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A Pocket-Sized Wireless Solution for Diabetes Treatment

According to the Centers for Disease Control and Prevention, over 9.3 percent of Americans are diagnosed with diabetes.

They may have less to worry about, thanks to new implantable technology being developed at The Ohio State University. The ultimate goal of the research is to help diabetics regain the feeling of leading a normal life, by delivering controlled insulin microinjection treatments to patients in real time.

As part of a collaborative project with Cornell University, Ohio State electrical and computer engineering professor Liang Guo received a $250,000 two-year grant from the JDRF to help develop his proposal, “Wireless Implantable Electroactive Pump for Continuous Intraperitoneal Insulin Infusion.”

Guo's work could someday allow diabetics to carry around a small device that wirelessly tells their body when to increase or decrease insulin levels.

“The goal is to develop a wireless electroactive pump for Continuous Intraperitoneal Insulin Infusion via an external controller placed, for example, in the patient’s pocket,” Guo said.

Other collaborators on the project include fellow ECE professor John Volakis, Ohio State Internal Medicine professor Kathleen Dungan, and professor Minglin Ma of Cornell University.

Guo said conducting this research to help diabetic patients was motivated by his overall professional desire to “repair neurological disorders using engineering approaches.”

Having a healthy fascination for science fiction and mind-control machines as a boy ultimately led him to study the broad field of bioelectronic devices as an adult.

However, Guo said, his chosen field of research does present a few challenges. The technology is prone to instability and the science of implantable bioelectronic devices is limited when it comes to predicting the interface between electronics and biological tissues.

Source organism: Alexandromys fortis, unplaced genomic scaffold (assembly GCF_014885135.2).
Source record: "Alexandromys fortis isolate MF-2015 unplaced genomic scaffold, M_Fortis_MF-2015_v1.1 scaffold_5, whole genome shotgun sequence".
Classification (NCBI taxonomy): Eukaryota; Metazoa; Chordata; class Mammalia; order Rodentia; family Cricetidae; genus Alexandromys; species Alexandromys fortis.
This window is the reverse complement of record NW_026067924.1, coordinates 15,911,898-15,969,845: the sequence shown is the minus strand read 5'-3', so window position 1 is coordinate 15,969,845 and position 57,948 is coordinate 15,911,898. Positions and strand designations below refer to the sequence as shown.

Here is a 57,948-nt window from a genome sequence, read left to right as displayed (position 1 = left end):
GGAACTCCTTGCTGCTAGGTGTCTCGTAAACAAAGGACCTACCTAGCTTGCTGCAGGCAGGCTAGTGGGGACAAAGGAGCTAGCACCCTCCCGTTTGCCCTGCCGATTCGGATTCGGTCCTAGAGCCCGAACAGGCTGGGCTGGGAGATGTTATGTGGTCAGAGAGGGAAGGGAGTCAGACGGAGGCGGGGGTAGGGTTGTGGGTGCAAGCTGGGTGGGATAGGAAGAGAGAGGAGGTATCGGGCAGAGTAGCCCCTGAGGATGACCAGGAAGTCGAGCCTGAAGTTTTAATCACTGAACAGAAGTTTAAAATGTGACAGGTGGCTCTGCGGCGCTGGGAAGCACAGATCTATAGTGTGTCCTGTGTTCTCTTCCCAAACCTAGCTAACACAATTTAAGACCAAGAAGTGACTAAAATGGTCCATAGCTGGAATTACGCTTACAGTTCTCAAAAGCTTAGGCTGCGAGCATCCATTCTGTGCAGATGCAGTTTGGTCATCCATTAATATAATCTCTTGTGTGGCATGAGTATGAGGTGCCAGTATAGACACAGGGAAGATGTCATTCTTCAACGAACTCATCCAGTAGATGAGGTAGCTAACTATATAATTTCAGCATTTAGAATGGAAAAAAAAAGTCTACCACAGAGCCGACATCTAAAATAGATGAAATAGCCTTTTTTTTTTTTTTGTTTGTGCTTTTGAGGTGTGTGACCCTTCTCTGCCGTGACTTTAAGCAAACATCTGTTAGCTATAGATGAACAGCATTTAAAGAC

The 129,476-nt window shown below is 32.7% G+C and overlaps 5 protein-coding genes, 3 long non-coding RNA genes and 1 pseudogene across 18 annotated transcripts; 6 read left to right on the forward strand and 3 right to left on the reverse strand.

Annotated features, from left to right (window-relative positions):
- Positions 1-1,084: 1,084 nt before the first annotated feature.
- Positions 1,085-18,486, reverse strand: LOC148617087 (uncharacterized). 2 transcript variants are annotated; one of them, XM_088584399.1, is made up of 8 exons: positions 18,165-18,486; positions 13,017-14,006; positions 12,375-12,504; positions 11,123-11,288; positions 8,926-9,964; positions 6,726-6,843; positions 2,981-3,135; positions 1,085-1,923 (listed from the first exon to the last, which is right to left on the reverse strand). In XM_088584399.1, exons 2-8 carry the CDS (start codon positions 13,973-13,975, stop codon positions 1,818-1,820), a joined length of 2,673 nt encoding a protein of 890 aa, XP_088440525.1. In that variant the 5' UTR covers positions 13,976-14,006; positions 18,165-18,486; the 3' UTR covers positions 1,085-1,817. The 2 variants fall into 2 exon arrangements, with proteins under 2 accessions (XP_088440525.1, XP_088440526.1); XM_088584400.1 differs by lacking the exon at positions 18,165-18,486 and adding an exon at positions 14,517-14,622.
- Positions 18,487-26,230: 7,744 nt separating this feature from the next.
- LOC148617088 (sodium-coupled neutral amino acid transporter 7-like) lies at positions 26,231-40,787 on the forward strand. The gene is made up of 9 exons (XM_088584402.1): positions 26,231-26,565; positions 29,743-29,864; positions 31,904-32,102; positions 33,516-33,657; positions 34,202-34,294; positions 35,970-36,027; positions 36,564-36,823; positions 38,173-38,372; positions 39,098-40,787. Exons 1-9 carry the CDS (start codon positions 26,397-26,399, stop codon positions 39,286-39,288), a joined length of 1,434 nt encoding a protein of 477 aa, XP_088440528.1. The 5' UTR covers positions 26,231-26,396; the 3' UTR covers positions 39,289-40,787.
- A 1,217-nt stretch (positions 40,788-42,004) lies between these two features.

Normally, he said, implantable bioelectronic devices are expected to function as part of the body, interfacing over the entire lifespan of the person. From within, they continually monitor and target specific tissue and cellular levels.

To address the instability issue, Guo's research incorporates two engineering principles to make bioelectronic implants either “insensible” or “indistinguishable." Insensible refers to making the implant small enough so it is barely detected within the body. Likewise, indistinguishable refers to camouflaging the device materials enough to fool immune cells into functioning.

While the technology remains limited, Guo said, by using these principles the bioelectronic implant should be able to better surpass the immune rejection by mimicking the tissue environment both in physical and biochemical ways - in this case, tricking the body to increase or decrease insulin levels.

Guo said the future for implantable bioelectronic devices is quite strong. The ability to make the implants insensible by limiting the use of foreign materials in volume and area is also improving. Some materials are becoming indistinguishable through biomimicry approaches. Autologous materials, transferred from within the same person’s body, could also be utilized in the future.

“This could some day eliminate the use of any foreign materials at all,” Guo said. “The development of autologous biomedical devices promises a new horizon in modern medical technology.”


- Article contribution by student Abraham Bogere